Ghost Bikes remind us that safety is important

If you recently visited Craig Street, Bloomfield, or even walked remotely nearby campus, you may have noticed the recent occurrence of painted bicycles dedicated to bicyclists killed or struck by a vehicle.

These memorials, old bicycles painted white with signs affixed to their sides reading “Cyclist struck here,” serve as solemn reminders that automobiles and bicycles do not always share the road as they should.

The bikes are part of Ghost Bike Pittsburgh, a project dedicated to creating public awareness about aggressive riding and aggressive driving. So far, four bikes have been placed around the city.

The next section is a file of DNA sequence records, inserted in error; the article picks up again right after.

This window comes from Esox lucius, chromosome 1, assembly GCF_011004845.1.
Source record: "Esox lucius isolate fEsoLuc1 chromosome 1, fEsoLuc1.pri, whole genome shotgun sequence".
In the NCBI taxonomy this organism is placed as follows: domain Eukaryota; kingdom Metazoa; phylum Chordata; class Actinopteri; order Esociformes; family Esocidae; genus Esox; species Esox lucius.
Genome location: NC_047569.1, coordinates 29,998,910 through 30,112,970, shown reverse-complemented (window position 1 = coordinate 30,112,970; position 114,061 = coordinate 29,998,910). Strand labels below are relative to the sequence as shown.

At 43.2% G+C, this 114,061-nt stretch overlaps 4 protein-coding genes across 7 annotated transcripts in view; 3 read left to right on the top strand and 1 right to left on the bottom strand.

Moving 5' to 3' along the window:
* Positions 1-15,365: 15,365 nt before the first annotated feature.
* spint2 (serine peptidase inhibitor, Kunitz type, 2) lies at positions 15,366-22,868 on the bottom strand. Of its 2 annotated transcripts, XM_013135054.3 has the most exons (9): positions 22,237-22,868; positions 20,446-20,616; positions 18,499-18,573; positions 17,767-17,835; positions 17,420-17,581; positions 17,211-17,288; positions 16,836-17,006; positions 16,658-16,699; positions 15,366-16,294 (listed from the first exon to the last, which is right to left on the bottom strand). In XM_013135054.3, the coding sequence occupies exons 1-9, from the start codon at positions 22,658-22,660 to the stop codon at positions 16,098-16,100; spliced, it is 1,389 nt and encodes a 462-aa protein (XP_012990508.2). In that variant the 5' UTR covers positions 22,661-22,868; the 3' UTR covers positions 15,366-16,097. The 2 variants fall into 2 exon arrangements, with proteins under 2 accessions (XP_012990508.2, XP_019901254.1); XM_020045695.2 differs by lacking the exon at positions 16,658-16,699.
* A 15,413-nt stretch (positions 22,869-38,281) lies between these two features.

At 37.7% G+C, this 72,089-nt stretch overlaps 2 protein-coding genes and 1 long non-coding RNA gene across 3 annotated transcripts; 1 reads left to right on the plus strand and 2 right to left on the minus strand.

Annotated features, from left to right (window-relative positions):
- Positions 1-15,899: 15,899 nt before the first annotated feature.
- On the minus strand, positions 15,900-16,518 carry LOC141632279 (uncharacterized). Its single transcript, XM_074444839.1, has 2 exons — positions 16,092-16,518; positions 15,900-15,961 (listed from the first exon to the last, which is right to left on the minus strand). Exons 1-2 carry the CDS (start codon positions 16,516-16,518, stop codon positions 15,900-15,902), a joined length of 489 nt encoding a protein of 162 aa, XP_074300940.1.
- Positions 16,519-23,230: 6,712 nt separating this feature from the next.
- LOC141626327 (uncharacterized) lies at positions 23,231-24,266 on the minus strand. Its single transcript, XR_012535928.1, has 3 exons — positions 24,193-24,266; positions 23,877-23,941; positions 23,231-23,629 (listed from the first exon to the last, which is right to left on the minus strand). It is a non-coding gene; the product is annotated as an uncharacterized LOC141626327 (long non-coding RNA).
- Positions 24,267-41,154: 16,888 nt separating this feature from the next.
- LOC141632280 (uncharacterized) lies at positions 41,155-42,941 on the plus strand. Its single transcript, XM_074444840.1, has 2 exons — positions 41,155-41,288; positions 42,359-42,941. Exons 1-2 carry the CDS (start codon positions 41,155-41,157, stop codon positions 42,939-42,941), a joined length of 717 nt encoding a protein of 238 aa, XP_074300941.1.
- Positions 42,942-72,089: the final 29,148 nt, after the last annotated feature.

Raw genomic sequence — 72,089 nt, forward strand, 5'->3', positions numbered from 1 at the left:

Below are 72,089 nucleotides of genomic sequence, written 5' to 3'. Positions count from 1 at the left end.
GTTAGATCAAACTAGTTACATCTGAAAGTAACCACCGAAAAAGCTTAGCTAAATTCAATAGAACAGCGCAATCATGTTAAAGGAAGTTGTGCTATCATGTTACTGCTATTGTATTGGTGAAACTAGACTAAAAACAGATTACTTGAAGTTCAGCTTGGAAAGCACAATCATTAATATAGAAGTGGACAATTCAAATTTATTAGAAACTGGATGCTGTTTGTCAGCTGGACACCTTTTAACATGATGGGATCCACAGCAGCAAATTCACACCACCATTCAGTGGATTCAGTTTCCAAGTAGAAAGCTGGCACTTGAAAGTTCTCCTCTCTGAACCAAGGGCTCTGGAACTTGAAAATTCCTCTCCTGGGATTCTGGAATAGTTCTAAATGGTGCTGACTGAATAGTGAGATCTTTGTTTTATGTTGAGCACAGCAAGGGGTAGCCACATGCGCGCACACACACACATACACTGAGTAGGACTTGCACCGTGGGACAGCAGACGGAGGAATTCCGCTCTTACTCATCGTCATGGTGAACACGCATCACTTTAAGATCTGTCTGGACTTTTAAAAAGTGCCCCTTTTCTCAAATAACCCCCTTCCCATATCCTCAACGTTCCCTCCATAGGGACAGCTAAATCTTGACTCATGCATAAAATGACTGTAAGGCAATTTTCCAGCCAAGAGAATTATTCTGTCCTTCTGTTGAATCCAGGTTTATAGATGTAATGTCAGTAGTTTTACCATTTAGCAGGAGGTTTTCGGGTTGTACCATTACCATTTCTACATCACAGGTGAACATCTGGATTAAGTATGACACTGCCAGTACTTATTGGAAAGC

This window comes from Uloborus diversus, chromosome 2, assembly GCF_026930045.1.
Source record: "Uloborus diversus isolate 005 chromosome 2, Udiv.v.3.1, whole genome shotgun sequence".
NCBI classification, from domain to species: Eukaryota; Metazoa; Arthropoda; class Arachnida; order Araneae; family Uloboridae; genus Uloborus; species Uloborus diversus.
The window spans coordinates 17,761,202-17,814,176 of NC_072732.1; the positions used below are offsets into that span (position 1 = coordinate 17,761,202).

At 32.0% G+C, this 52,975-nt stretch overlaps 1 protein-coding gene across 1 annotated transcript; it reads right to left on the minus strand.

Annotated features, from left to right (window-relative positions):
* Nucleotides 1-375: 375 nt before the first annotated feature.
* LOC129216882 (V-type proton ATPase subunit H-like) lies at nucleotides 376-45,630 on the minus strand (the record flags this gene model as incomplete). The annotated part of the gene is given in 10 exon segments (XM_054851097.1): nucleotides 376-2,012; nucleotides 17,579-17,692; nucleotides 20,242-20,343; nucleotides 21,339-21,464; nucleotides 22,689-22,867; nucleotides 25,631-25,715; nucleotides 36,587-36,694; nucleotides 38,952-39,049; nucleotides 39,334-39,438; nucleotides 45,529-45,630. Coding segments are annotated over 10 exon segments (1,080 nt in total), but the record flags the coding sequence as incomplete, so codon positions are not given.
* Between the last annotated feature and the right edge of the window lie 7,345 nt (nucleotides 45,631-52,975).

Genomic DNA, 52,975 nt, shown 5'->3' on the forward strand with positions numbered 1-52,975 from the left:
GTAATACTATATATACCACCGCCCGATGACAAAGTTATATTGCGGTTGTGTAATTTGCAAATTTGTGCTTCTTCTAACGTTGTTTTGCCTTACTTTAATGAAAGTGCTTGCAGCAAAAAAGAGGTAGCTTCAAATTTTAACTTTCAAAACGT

Yet the Ghost Bike project is not unique to Pittsburgh. Eight projects have started across North America in cities including Edmonton, Canada; New York, N.Y.; Portland, Ore.; and Kansas City, Kan.

Ghost Bike Pittsburgh should be applauded for its efforts to alert the community to the dangers of aggressive driving. However, we hope the project does not over-victimize cyclists. It isn’t always the person behind the wheel who is driving aggressively; sometimes it is the person behind the handlebars.

Though we certainly appreciate the Ghost Bikes message, we hope our city won’t need any more of them. While the project increases community awareness about the need for better cyclist/driver road etiquette, it doesn’t inform the public of how to prevent accidents in the future.

To learn more about Pennsylvania’s laws about road cycling and get tips about how to keep both drivers and cyclists safe, go to PennDOT’s BikeSafe website (